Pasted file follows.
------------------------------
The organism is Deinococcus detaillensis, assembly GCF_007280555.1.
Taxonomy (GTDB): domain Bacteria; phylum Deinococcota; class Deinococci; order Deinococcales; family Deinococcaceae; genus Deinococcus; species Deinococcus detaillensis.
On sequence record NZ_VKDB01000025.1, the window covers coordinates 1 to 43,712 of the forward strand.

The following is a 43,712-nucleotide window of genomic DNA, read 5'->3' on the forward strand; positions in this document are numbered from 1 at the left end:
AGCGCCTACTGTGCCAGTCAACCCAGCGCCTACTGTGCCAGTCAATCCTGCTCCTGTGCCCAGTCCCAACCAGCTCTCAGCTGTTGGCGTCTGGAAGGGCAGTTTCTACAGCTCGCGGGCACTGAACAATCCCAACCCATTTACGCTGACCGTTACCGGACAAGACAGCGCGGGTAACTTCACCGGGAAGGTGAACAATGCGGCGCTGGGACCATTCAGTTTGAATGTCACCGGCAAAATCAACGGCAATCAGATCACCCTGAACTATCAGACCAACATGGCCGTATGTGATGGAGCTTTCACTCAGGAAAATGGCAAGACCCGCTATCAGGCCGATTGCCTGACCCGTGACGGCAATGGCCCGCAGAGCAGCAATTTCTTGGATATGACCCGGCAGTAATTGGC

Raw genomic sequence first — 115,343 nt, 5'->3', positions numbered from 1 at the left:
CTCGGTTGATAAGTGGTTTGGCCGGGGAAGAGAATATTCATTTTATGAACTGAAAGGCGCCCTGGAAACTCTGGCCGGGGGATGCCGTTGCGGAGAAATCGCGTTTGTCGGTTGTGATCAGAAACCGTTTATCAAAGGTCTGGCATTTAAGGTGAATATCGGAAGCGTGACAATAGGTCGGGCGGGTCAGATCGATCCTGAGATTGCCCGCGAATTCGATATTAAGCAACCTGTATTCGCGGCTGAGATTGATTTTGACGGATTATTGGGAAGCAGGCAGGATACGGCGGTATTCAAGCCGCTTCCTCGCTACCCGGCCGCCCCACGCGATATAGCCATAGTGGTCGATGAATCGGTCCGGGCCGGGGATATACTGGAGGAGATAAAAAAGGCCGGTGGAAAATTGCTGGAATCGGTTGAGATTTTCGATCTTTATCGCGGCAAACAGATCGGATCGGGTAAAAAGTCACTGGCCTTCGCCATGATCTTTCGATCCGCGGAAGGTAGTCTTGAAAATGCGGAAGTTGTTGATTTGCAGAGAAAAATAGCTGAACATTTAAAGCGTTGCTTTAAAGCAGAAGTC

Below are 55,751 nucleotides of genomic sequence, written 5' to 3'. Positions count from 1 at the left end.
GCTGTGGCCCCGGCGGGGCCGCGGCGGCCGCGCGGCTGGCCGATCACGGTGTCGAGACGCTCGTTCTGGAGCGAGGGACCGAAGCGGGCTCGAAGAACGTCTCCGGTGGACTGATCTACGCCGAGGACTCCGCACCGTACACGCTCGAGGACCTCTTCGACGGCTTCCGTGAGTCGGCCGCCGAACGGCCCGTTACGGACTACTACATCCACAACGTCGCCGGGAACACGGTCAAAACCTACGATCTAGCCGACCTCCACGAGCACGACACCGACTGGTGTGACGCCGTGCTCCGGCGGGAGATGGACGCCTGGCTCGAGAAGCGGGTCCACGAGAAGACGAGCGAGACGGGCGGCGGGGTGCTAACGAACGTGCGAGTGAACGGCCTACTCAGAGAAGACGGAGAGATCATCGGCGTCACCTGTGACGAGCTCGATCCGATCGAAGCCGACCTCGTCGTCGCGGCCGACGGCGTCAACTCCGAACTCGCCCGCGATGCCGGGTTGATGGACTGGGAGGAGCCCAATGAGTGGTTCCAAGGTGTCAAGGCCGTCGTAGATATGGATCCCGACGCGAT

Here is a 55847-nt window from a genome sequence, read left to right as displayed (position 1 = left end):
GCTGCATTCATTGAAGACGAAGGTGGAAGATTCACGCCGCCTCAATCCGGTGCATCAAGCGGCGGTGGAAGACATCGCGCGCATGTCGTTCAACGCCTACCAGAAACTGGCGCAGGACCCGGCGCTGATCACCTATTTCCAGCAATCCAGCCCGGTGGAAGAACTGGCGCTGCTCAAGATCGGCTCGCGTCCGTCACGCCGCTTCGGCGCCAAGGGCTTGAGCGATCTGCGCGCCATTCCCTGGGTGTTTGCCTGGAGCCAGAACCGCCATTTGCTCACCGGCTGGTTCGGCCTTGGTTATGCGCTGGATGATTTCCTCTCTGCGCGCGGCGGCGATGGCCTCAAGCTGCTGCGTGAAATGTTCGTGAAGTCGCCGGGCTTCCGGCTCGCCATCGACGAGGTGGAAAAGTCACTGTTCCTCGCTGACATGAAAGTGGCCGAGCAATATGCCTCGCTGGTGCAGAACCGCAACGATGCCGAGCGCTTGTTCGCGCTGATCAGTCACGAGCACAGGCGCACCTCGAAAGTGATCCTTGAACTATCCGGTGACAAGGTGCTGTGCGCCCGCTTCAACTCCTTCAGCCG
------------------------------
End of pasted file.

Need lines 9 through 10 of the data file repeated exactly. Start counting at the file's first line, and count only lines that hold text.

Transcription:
GCTGTGGCCCCGGCGGGGCCGCGGCGGCCGCGCGGCTGGCCGATCACGGTGTCGAGACGCTCGTTCTGGAGCGAGGGACCGAAGCGGGCTCGAAGAACGTCTCCGGTGGACTGATCTACGCCGAGGACTCCGCACCGTACACGCTCGAGGACCTCTTCGACGGCTTCCGTGAGTCGGCCGCCGAACGGCCCGTTACGGACTACTACATCCACAACGTCGCCGGGAACACGGTCAAAACCTACGATCTAGCCGACCTCCACGAGCACGACACCGACTGGTGTGACGCCGTGCTCCGGCGGGAGATGGACGCCTGGCTCGAGAAGCGGGTCCACGAGAAGACGAGCGAGACGGGCGGCGGGGTGCTAACGAACGTGCGAGTGAACGGCCTACTCAGAGAAGACGGAGAGATCATCGGCGTCACCTGTGACGAGCTCGATCCGATCGAAGCCGACCTCGTCGTCGCGGCCGACGGCGTCAACTCCGAACTCGCCCGCGATGCCGGGTTGATGGACTGGGAGGAGCCCAATGAGTGGTTCCAAGGTGTCAAGGCCGTCGTAGATATGGATCCCGACGCGAT

Here is a 55847-nt window from a genome sequence, read left to right as displayed (position 1 = left end):